Amherst planners eye changes to accessory dwelling bylaw

  • Amherst Town Hall GAZETTE FILE PHOTO

Staff Writer
Monday, June 21, 2021

AMHERST — Making it easier for homeowners to construct accessory dwelling units, sometimes known as in-law apartments, is an aim of a zoning change that could come before the Town Council later this summer.

The Planning Department presented a plan to councilors last week that would amend the supplemental dwelling unit bylaw, first adopted in 1968.

“This is perhaps one of the sensible things we can do to make better use of the existing built environment that we have in Amherst,” said District 4 Councilor Steve Schreiber, observing that the change would permit two-family homes in most zoning districts.

The proposal includes streamlining the permitting process by allowing most such additional units by right, increasing their size to up to 1,000 square feet, a 25% increase from the current cap of 800 square feet, and adding design guidelines.

Senior Planner Ben Breger told councilors, who endorsed an examination of this bylaw earlier this year, that such a change would have little impact on abutting properties and that the accessory units can be completely hidden or designed in appropriate ways.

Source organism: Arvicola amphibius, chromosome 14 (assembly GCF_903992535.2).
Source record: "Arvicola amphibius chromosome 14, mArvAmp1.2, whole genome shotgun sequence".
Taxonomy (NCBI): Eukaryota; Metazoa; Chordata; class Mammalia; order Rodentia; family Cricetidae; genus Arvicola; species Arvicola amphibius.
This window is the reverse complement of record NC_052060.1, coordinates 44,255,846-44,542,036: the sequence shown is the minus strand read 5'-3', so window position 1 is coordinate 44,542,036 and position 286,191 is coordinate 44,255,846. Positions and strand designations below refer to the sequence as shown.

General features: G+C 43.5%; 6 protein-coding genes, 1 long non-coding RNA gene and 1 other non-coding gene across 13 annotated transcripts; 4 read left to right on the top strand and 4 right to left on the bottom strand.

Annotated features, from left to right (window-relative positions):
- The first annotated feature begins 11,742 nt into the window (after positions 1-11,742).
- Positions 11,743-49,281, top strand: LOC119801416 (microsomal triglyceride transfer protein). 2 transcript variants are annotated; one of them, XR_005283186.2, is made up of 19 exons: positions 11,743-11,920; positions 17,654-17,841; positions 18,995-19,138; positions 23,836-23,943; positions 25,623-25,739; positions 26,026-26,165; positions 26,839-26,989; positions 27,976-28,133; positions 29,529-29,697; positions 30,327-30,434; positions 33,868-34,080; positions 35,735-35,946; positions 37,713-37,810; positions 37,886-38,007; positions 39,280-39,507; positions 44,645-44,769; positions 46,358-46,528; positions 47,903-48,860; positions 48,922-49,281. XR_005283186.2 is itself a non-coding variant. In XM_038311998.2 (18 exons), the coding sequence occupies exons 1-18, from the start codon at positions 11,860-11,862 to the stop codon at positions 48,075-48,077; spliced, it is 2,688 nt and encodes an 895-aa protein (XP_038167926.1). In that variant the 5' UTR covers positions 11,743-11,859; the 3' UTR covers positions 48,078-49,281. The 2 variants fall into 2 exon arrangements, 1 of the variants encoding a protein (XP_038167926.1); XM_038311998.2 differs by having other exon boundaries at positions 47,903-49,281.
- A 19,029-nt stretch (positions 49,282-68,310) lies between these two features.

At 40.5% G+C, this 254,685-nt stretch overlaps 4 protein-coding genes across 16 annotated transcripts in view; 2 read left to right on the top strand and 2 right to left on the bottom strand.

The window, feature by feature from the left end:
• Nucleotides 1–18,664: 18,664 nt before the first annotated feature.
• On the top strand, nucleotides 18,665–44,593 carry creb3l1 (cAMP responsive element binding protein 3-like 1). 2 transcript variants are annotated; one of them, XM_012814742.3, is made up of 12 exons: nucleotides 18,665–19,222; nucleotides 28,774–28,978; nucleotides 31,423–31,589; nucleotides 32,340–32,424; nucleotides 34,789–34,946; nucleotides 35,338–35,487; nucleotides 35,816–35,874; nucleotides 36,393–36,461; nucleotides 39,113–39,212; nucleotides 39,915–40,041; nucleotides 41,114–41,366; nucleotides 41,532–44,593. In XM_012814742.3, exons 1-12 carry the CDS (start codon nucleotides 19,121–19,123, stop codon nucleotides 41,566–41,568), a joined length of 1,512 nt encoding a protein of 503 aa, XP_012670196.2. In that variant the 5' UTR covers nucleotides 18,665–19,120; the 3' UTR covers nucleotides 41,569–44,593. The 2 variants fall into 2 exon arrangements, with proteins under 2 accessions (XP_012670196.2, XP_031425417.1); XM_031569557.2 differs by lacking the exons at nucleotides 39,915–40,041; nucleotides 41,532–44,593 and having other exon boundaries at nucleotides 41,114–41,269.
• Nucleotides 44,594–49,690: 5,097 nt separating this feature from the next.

“It’s a way to add density to single-family home neighborhoods without changing the character and feel of the neighborhood,” Breger said.

The council unanimously referred the matter for public hearings before the Planning Board and the Community Resources Committee, with reports to be completed this summer.

Accessory dwelling units can be attached, detached or contained, Breger said, and contain a bathroom, kitchen and living area. The larger size would allow accessory units to have more than one bedroom.

Structures that are clearly secondary to the main home, either attached or contained, would be allowed by right rather than by special permit, Breger said. Detached units would also be allowed by right, so long as they are 50% or less the size of the existing home.

Breger said the accessory dwelling units can benefit homeowners through rental income, allow them an opportunity to downsize on their own property, keep housing affordable, and provide flexibility for multiple generations of families living on the same property.

“It’s this idea of adding a secondary apartment to a single-family home,” Breger said.

Planning Director Christine Brestrup said she understands concerns from some in the community that these could add housing stock for college students. “The fact that there will be an owner occupant is an important mitigating factor,” Brestrup said.

Still, At-Large Town Councilor Alisa Brewer said councilors will need to assure the public that the amendment is not an opportunity for developers who rent to college students, or well-to-do parents of students, to purchase single-family homes and turn them into two-family homes.

Brestrup said Building Commissioner Rob Morra is confident that the town will enforce the rules to protect neighborhoods from such an impact.

The town’s master plan, housing production plan and housing market study have all recommended similar adjustments related to the supplemental dwelling unit bylaw, Breger said.